Industry Experts Enrich Duke FinTech’s First Year

12/14 Pratt School of Engineering

Weekly Friday seminar series inspires, motivates and exposes students to the latest developments in traditional and emerging financial sectors

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Industry Experts Enrich Duke FinTech’s First Year

Duke’s new Master of Engineering in Financial Technology (FinTech) program is aimed at fueling innovation in the finance industry by teaching in-demand computing and programming skills along with industry-specific business fundamentals. Among the first programs of its kind based in an engineering school, Duke’s FinTech degree is designed to prepare graduates to meet a growing need for technical expertise in the traditional and emerging finance sectors.

An integral part of the experience in its first year has proven to be seminars every Friday in which students engage with FinTech innovators and industry veterans. Jimmie Lenz, the program’s director, envisioned the Friday seminars as an opportunity to inspire, motivate and expose students to the latest developments in traditional and emerging financial sectors. The series’ experts exemplify the unique advantage of Duke’s FinTech program—its strong foundation in engineering and technology—and students have responded enthusiastically.

Jimmie Lenz“We have a very different perspective than you would get at a business school, students appreciate that and see the value in that,” Lenz commented.

The series started in September with one of its most dynamic speakers, Sultan Meghji, a serial founder with a deep quantitative background and the co-founder and CEO of Neocova, a firm that offers AI, analytics and other cloud-based systems to financial institutions. Meghji shared his vast start-up experience with students, breaking down a critical element that separates billion-dollar companies from those that operate in the tens of millions.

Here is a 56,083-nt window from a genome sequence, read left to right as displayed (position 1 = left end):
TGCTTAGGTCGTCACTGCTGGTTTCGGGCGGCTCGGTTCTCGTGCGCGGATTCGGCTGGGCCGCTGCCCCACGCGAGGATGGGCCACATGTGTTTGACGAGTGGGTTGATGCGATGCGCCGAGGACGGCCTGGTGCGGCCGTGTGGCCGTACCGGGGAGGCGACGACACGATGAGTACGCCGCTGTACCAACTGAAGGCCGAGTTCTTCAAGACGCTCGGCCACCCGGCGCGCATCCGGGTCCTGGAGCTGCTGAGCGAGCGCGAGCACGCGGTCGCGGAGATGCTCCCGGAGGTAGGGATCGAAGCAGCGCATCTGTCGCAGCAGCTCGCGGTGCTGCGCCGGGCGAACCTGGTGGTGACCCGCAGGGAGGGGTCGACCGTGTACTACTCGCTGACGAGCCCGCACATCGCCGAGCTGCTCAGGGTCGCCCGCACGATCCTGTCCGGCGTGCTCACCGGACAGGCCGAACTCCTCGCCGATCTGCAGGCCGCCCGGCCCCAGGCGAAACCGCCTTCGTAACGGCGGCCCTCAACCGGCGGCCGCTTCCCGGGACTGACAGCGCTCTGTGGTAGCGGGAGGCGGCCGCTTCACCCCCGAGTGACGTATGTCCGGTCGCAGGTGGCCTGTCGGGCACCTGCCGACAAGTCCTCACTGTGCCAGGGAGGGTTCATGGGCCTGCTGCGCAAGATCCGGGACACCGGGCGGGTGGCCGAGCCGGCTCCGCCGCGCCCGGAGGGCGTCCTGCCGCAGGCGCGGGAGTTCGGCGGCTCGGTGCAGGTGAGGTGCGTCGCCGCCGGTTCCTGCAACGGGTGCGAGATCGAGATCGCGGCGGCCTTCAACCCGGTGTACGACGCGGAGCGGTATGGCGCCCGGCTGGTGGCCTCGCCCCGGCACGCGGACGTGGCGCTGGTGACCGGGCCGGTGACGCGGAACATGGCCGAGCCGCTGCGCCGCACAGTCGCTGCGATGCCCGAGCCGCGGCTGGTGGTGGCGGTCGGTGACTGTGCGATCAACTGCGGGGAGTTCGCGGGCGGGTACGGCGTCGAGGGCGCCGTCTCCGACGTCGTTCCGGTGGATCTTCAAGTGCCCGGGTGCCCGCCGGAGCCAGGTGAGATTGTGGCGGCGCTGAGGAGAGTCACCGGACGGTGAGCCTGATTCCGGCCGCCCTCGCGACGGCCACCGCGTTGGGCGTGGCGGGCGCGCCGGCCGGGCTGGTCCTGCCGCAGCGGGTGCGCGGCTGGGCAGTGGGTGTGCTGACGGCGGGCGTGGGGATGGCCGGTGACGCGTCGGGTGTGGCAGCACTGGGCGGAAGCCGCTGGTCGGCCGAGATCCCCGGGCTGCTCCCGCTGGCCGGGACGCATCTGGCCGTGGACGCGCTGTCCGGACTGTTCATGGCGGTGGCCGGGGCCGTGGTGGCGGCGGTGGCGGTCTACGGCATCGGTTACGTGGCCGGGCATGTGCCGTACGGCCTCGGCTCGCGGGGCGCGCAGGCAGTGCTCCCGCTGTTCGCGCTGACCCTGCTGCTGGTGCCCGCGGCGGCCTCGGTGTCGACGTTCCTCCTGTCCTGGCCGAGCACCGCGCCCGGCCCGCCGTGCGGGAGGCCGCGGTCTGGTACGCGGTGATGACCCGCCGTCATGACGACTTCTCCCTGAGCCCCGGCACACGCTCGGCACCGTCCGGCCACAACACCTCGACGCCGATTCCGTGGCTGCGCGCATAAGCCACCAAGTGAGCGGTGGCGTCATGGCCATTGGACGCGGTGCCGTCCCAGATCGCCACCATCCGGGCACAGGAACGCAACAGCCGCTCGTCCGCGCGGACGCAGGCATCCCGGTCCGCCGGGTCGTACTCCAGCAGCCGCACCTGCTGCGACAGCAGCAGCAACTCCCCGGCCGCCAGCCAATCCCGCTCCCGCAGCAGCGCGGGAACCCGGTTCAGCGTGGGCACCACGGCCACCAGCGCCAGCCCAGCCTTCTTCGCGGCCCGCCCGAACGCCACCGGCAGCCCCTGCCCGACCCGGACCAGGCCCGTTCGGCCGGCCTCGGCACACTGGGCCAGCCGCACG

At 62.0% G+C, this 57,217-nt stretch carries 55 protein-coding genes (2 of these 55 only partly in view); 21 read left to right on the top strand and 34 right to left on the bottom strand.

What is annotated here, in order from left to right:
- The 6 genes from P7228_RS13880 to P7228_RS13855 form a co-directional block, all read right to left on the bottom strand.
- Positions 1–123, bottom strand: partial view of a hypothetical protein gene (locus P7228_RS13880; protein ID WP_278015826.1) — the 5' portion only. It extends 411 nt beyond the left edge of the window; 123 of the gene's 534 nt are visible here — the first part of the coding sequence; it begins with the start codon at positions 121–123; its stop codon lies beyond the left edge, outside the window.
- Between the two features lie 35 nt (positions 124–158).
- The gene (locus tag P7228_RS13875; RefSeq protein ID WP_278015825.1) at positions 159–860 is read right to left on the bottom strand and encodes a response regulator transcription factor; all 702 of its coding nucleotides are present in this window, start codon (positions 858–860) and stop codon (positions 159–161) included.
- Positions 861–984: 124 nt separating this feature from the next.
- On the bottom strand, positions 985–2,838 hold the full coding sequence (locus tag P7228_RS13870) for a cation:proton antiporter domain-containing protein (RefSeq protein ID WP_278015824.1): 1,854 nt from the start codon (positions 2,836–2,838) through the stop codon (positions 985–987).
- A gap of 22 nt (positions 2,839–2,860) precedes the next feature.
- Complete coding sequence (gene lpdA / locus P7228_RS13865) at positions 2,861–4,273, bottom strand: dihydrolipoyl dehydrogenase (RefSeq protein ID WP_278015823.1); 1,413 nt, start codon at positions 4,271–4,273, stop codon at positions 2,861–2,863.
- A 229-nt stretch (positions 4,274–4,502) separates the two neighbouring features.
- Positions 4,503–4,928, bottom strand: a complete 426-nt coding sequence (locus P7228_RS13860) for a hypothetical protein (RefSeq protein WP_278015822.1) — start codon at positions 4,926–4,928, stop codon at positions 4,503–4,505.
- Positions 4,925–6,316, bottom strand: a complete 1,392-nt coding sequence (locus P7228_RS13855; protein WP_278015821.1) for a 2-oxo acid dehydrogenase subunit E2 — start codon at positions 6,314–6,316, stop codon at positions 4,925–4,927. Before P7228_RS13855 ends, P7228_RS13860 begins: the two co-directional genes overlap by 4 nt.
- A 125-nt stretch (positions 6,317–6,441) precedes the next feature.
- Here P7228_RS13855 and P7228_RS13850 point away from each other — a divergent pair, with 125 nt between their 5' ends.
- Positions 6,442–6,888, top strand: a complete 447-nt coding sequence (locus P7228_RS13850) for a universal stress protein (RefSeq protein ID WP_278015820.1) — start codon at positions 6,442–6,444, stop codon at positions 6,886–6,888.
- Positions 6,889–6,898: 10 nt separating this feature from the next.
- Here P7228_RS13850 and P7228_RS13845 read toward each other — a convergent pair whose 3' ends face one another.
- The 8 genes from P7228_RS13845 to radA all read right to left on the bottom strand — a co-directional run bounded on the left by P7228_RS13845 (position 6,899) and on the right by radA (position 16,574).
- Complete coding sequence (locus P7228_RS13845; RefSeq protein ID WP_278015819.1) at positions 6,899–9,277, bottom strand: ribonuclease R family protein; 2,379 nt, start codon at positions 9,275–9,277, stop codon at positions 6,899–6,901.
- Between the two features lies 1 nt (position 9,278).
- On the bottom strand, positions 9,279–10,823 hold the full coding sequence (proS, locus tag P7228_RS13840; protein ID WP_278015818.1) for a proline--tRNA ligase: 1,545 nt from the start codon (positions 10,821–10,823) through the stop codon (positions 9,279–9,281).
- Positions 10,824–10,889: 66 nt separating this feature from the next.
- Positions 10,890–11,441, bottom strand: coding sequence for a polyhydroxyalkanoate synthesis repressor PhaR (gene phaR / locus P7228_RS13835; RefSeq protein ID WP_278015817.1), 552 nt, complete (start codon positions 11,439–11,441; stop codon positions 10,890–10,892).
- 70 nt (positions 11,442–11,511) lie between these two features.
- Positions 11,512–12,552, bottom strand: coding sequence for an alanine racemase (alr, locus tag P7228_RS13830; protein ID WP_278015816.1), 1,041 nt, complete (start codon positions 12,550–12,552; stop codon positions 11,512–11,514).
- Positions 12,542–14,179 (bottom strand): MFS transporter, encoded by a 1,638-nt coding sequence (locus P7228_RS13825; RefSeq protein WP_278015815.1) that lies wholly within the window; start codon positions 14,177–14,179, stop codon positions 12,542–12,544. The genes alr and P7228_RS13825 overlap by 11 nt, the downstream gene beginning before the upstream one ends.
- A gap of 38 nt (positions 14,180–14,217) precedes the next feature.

“The difference is…entirely based on hiring people who can live in the startup but grow into the corporation,” said Meghji. “You have to get really good at not just making sure you’re hiring the right functional skill sets, but the right culture, and be able to rip the Band-Aid off if it doesn’t work. And in a lot of cases, if you’re the founder, it’s you.”

Throughout the series, students heard from the frontlines of FinTech innovation. In October, the seminar featured REIN, a FinTech startup that is changing the way that insurance products are created, distributed and managed. REIN’s leadership walked students through the company’s emergence into the insurance space, from their beginnings in drone insurance, to their Volvo Financial Services 10-week challenge win, and the establishment of their exclusive relationship with Liberty Mutual.

“The market is hungry for this sort of skillset. It’s hungry from a FinTech standpoint, hungry from an AI standpoint, hungry from an actual analytics standpoint, hungry from a business development standpoint.”

John Fimbel
SVP of business development, Mastercard

Like Meghji, REIN’s team stressed the importance of recruiting the right people. Their partnership with Duke has been a helpful path to identifying new talent. Kimberly Richards, REIN’s General Counsel told students, “Our internship program with Duke has been so critical in helping us thrive and helping our team continue to innovate.”

Logan Allin, self-described “FinTech nerd,” Duke alum, and general partner and founder of FinVC, gave students the venture capital perspective in his Friday seminar. FinVC invests globally early through growth and late-stage FinTech. Allin outlined FinVC’s process for pinpointing investment targets, which contrasts with the more traditional method of evaluating inbound proposals from companies. His experience has taught him a lot about criteria that precede a successful investment, such as the importance of talent. FinVC looks for companies with CEOs that have a technical background that enables them to understand the foundational engineering and tech culture that they need to establish.

Olivia Shen, the seminar’s student host, appreciated the real-world perspective provided by speakers like Allin and raved about the industry exposure. She was impressed with how approachable the speakers were, saying, “They took our opinions into account and were willing to share their thoughts about the early stages of their careers. They were really generous.”

Speakers clearly recognized the importance of new blood for the industry’s future. John Fimbel, a FinTech entrepreneur, SVP of business development with Mastercard, and the series’ final speaker, was direct with students about the urgent need for their expertise.

“I think with the unique skill set of the students I’ve come across, that you can play it in a lot of different directions,” said Fimbel. “The market is hungry for this sort of skillset. It’s hungry from a FinTech standpoint, hungry from an AI standpoint, hungry from an actual analytics standpoint, hungry from a business development standpoint.”

The seminar series will return in Fall 2021 to bring next year’s students practical, first-person accounts of the wide array of opportunities in FinTech.

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